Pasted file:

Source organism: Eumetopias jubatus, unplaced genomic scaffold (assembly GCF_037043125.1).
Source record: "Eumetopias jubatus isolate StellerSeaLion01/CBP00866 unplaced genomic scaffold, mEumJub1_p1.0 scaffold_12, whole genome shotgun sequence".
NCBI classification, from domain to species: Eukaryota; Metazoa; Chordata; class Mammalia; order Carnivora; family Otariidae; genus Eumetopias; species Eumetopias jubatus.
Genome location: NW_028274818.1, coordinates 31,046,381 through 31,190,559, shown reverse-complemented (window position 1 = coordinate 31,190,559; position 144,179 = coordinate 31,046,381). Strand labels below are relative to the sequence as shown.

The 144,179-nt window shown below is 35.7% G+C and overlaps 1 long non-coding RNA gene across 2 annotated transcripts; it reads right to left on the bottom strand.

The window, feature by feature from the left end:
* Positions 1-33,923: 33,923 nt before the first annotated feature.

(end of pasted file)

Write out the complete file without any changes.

Source organism: Eumetopias jubatus, unplaced genomic scaffold (assembly GCF_037043125.1).
Source record: "Eumetopias jubatus isolate StellerSeaLion01/CBP00866 unplaced genomic scaffold, mEumJub1_p1.0 scaffold_12, whole genome shotgun sequence".
NCBI classification, from domain to species: Eukaryota; Metazoa; Chordata; class Mammalia; order Carnivora; family Otariidae; genus Eumetopias; species Eumetopias jubatus.
Genome location: NW_028274818.1, coordinates 31,046,381 through 31,190,559, shown reverse-complemented (window position 1 = coordinate 31,190,559; position 144,179 = coordinate 31,046,381). Strand labels below are relative to the sequence as shown.

The 144,179-nt window shown below is 35.7% G+C and overlaps 1 long non-coding RNA gene across 2 annotated transcripts; it reads right to left on the bottom strand.

The window, feature by feature from the left end:
* Positions 1-33,923: 33,923 nt before the first annotated feature.